said, he should not oppose the bill as a matter of course at all times, and under all circumstances: for at the several periods when it had been proposed, he had not voted against it. When it was proposed in 1807, it was supported by Mr. Grattan, because a war then existed, and there was then a French party in the country; but, it was his decided opinion, that the measure was not called for by the actual state of Ireland, While the distresses which had prevailed in that country were the immediate causes of disturbance which rendered extraordinary measures necessary, perhaps the existence of the Insurrection act might have been permitted; but now that it was confessed on all sides, that there was no such urgent distress, he felt called upon to oppose the continuance of the measure; because, by consenting to it, he should admit, that whenever the mis-government of a country might have produced evils, the suspension of the constitutional law, or the introduction of measures foreign to that law, were to be applied as remedies. Sir Lawrence Parsons said of this act when it was first proposed, that it was a violation of the principles of a free constitution. He (lord J. R.) not only thought that it was such a violation, but that it was a clumsy contrivance, unworthy of an enlightened government. If we were told that in Austria, or Prussia, or Russia, a law was in operation, by which the people were confined without light in their houses for twelve out of the twenty-four hours, should we hesitate to pronounce such a law to be arbitrary and absurd? Upon referring to the evidence, it would be found, that many of the persons who had been taken up under the Insurrection act, were such as had staid out at the public houses until after 9 o'clock, while others had been in the pursuit of cattle or other no less lawful occupations. Even the benevolent intentions of the chancellor of the Exchequer, in diminishing the duty on distilleries, had been frustrated; because the poor people, thus encouraged to drink a little more whiskey, had been seduced into the clutches of the Insurrection act. A question had been asked Serjeant Lloyd, who had been employed in the administration of the act, whether the persons taken up under it, were not generally very desperate characters. He answered, that they were generally persons of good character, and poor helpless people, totally ignorant of the provisions of the act; yet these poor people were kept in prison twenty, thirty, or forty days, for having staid too long at a public-house, or a fair. The law intrusted discretion (which lord Camden called the law of tyrants) to the persons employed in every stage of its operation. First, discretion was given to the petty constables to take up or not the persons found out at night; then to the magistrates to commit them or not; then to those who tried them to acquit them, though it should be clear that they were out at night; and, lastly, there was discretion to the lord lieutenant—a discretion, he admitted, that was wisely and humanely exercised, to remit or execute the sentence. Men were taken up wholesale by night; and then, on the investigation of their character, it depended whether or not they should be transported. Nothing could be more unlike law and justice, or the British constitution, than this. The result of the operation of this act had been such as might have been expected. Of the ten counties from which returns had been furnished, it appeared, that in Kildare not one person had been punished, although 87 had been apprehended; in Kilkenny and Cork, there had not been one; in Clare, of 189 put in prison, only four had been convicted; in Kerry, only one convicted out of 132 taken up; and in King's County and Limerick, one only convicted in each. So small a number had been punished in seven out of the ten counties. He ought not to say punished, but condemned; for there was a grievous punishment of imprisonment on the mass who were committed, and afterwards found innocent—an infliction which could not fail to strengthen the rooted distaste to all legal tribunals, and the hatred to all legal authority, in the mass of the people of Ireland. It was necessary, to put an end to the shameful system of compromise which had so long existed. It was his firm conviction, that the only measure by which tranquillity could be restored to Ireland, would be by establishing an equal law for the whole of the people: by making the government independent of religion, and the power of the state a purely political power; and by causing religious disputes (if such disputes there must be) to be between the subjects themselves, and not between the subjects and the state. If this were carried into effect, he had no doubt that the lapse of a very short period would present Ireland under a very- different aspect. He should vote against the measure for the reasons he had stated, and for this additional one—that the House by refusing to sanction it now, would drive ministers to furnish the remedy which was in their power, and not permit them to postpone it for another year.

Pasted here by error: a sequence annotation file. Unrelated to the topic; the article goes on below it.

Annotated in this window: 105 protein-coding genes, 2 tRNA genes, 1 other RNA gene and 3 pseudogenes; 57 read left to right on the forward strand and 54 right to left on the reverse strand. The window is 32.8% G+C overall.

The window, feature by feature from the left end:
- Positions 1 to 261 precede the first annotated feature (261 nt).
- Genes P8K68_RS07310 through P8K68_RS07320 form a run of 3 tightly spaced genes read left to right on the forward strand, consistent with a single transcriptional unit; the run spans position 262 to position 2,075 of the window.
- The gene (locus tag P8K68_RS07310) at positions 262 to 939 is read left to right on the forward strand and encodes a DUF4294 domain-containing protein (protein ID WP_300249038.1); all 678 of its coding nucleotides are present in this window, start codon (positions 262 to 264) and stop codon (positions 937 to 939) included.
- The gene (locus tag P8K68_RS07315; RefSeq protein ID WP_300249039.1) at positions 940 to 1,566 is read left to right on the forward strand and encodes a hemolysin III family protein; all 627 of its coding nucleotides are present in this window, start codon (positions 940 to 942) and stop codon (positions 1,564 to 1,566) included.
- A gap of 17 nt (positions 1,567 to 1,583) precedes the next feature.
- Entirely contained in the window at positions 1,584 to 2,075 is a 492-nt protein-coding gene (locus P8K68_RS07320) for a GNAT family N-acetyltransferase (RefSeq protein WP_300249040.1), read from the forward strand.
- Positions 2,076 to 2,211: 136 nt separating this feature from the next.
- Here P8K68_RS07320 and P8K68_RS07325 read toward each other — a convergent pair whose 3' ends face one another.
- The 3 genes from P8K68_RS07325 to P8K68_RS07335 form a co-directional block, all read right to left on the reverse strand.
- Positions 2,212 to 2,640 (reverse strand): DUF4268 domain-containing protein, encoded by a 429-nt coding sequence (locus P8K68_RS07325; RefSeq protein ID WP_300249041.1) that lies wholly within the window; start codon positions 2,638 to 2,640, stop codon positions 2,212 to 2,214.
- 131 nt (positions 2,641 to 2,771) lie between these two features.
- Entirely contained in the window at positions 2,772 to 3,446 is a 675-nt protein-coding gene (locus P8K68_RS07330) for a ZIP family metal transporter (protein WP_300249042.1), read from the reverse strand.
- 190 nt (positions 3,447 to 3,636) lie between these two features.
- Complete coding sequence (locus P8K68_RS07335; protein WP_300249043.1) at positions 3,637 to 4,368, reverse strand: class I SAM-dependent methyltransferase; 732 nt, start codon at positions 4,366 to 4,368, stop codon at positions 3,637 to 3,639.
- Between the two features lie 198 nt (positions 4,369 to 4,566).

Mr. Goulburn